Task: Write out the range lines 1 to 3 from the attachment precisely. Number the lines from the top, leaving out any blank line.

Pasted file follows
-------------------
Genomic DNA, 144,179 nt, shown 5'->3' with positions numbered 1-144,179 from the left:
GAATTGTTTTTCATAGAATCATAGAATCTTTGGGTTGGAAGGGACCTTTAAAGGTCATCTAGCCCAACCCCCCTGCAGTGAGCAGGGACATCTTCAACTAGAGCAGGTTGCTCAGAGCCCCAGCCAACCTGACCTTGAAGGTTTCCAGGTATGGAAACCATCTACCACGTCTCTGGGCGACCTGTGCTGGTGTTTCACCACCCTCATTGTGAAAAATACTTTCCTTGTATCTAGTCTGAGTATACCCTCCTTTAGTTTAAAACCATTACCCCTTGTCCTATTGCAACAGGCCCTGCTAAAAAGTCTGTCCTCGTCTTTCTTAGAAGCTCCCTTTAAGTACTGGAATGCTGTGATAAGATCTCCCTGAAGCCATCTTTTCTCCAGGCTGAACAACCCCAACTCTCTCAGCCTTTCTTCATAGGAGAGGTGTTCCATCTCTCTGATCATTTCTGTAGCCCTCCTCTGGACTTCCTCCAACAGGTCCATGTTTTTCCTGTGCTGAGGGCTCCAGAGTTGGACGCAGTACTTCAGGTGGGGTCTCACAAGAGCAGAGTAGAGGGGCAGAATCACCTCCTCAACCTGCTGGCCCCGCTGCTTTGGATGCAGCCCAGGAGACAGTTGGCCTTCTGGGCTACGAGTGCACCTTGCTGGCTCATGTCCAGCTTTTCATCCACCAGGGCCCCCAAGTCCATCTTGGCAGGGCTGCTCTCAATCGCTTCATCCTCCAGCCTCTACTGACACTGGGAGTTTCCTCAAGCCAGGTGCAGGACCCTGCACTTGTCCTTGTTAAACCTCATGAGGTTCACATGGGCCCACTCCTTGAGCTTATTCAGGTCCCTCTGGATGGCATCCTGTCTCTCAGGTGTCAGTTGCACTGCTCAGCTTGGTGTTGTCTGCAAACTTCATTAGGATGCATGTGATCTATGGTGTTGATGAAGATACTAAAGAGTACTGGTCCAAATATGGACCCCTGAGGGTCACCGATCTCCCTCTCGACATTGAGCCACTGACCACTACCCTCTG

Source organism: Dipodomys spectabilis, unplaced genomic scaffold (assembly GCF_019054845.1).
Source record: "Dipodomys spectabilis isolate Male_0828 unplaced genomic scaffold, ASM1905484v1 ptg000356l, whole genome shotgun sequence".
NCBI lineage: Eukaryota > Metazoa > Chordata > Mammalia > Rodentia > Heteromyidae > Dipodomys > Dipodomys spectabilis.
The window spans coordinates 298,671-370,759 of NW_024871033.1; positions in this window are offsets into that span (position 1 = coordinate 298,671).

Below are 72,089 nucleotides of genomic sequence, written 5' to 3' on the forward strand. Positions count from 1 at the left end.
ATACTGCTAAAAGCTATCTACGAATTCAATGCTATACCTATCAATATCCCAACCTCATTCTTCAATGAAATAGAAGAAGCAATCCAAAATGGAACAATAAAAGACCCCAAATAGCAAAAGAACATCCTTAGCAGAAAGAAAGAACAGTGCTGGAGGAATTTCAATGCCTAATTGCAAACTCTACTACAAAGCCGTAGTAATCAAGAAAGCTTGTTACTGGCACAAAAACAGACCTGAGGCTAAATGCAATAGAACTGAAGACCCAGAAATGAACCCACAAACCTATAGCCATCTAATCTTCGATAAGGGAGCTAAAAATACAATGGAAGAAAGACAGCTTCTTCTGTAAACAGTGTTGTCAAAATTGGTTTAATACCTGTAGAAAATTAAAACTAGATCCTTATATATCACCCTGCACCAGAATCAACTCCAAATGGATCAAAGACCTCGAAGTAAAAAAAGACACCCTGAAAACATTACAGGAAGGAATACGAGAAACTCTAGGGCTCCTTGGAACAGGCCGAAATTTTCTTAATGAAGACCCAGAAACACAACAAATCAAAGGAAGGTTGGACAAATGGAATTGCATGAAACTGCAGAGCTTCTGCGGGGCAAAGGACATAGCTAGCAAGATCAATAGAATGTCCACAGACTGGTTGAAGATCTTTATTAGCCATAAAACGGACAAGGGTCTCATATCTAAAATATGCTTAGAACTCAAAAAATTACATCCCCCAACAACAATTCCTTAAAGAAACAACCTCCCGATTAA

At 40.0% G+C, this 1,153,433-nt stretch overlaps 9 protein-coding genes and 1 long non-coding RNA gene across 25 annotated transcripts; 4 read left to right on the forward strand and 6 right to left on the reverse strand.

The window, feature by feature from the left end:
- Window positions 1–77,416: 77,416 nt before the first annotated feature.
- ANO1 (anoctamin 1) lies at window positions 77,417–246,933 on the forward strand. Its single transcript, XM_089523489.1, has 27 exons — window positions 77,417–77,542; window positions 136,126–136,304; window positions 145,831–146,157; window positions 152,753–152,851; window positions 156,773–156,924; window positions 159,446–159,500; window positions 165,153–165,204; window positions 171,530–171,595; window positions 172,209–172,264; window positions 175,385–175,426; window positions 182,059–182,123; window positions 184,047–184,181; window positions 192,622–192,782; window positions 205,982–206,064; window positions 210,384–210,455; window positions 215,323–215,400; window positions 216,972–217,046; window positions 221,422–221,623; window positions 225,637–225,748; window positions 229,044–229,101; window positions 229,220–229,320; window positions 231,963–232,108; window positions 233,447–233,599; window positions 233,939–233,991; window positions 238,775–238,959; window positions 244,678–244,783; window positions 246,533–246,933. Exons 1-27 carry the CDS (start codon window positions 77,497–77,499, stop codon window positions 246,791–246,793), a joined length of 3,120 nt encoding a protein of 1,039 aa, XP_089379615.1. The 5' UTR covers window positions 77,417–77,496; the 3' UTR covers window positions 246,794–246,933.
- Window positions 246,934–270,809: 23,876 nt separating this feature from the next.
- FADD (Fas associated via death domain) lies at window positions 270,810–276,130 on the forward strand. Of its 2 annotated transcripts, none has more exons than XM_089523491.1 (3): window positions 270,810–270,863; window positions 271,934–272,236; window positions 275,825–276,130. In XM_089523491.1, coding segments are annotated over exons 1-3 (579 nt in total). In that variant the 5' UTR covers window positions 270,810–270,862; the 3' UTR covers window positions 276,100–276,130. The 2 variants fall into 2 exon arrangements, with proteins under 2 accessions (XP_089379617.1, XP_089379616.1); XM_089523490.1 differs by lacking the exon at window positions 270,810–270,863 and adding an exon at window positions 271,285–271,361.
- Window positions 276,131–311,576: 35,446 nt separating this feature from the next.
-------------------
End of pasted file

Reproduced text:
Genomic DNA, 144,179 nt, shown 5'->3' with positions numbered 1-144,179 from the left:
GAATTGTTTTTCATAGAATCATAGAATCTTTGGGTTGGAAGGGACCTTTAAAGGTCATCTAGCCCAACCCCCCTGCAGTGAGCAGGGACATCTTCAACTAGAGCAGGTTGCTCAGAGCCCCAGCCAACCTGACCTTGAAGGTTTCCAGGTATGGAAACCATCTACCACGTCTCTGGGCGACCTGTGCTGGTGTTTCACCACCCTCATTGTGAAAAATACTTTCCTTGTATCTAGTCTGAGTATACCCTCCTTTAGTTTAAAACCATTACCCCTTGTCCTATTGCAACAGGCCCTGCTAAAAAGTCTGTCCTCGTCTTTCTTAGAAGCTCCCTTTAAGTACTGGAATGCTGTGATAAGATCTCCCTGAAGCCATCTTTTCTCCAGGCTGAACAACCCCAACTCTCTCAGCCTTTCTTCATAGGAGAGGTGTTCCATCTCTCTGATCATTTCTGTAGCCCTCCTCTGGACTTCCTCCAACAGGTCCATGTTTTTCCTGTGCTGAGGGCTCCAGAGTTGGACGCAGTACTTCAGGTGGGGTCTCACAAGAGCAGAGTAGAGGGGCAGAATCACCTCCTCAACCTGCTGGCCCCGCTGCTTTGGATGCAGCCCAGGAGACAGTTGGCCTTCTGGGCTACGAGTGCACCTTGCTGGCTCATGTCCAGCTTTTCATCCACCAGGGCCCCCAAGTCCATCTTGGCAGGGCTGCTCTCAATCGCTTCATCCTCCAGCCTCTACTGACACTGGGAGTTTCCTCAAGCCAGGTGCAGGACCCTGCACTTGTCCTTGTTAAACCTCATGAGGTTCACATGGGCCCACTCCTTGAGCTTATTCAGGTCCCTCTGGATGGCATCCTGTCTCTCAGGTGTCAGTTGCACTGCTCAGCTTGGTGTTGTCTGCAAACTTCATTAGGATGCATGTGATCTATGGTGTTGATGAAGATACTAAAGAGTACTGGTCCAAATATGGACCCCTGAGGGTCACCGATCTCCCTCTCGACATTGAGCCACTGACCACTACCCTCTG

Source organism: Dipodomys spectabilis, unplaced genomic scaffold (assembly GCF_019054845.1).